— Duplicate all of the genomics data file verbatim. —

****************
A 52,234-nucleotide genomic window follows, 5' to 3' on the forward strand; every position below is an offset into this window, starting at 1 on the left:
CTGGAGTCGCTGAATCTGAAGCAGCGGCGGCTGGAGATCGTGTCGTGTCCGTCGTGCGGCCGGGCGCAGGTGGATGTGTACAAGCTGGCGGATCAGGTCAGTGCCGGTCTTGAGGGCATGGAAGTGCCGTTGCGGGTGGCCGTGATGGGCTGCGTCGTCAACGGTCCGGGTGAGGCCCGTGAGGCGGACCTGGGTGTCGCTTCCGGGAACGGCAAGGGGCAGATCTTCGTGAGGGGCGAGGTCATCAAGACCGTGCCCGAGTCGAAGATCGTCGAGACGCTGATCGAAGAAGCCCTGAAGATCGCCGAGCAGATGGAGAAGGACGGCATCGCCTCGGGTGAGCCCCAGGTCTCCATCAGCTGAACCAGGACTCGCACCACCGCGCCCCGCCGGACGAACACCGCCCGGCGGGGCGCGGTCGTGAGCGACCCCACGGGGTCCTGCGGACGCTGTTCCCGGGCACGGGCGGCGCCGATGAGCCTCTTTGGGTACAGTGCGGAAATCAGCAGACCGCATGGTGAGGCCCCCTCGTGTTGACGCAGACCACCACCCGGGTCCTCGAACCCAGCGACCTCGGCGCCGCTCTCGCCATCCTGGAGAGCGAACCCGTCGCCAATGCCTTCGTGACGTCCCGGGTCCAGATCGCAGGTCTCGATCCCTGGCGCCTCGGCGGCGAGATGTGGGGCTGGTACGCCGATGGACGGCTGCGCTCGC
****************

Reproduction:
A 52,234-nucleotide genomic window follows, 5' to 3' on the forward strand; every position below is an offset into this window, starting at 1 on the left:
CTGGAGTCGCTGAATCTGAAGCAGCGGCGGCTGGAGATCGTGTCGTGTCCGTCGTGCGGCCGGGCGCAGGTGGATGTGTACAAGCTGGCGGATCAGGTCAGTGCCGGTCTTGAGGGCATGGAAGTGCCGTTGCGGGTGGCCGTGATGGGCTGCGTCGTCAACGGTCCGGGTGAGGCCCGTGAGGCGGACCTGGGTGTCGCTTCCGGGAACGGCAAGGGGCAGATCTTCGTGAGGGGCGAGGTCATCAAGACCGTGCCCGAGTCGAAGATCGTCGAGACGCTGATCGAAGAAGCCCTGAAGATCGCCGAGCAGATGGAGAAGGACGGCATCGCCTCGGGTGAGCCCCAGGTCTCCATCAGCTGAACCAGGACTCGCACCACCGCGCCCCGCCGGACGAACACCGCCCGGCGGGGCGCGGTCGTGAGCGACCCCACGGGGTCCTGCGGACGCTGTTCCCGGGCACGGGCGGCGCCGATGAGCCTCTTTGGGTACAGTGCGGAAATCAGCAGACCGCATGGTGAGGCCCCCTCGTGTTGACGCAGACCACCACCCGGGTCCTCGAACCCAGCGACCTCGGCGCCGCTCTCGCCATCCTGGAGAGCGAACCCGTCGCCAATGCCTTCGTGACGTCCCGGGTCCAGATCGCAGGTCTCGATCCCTGGCGCCTCGGCGGCGAGATGTGGGGCTGGTACGCCGATGGACGGCTGCGCTCGC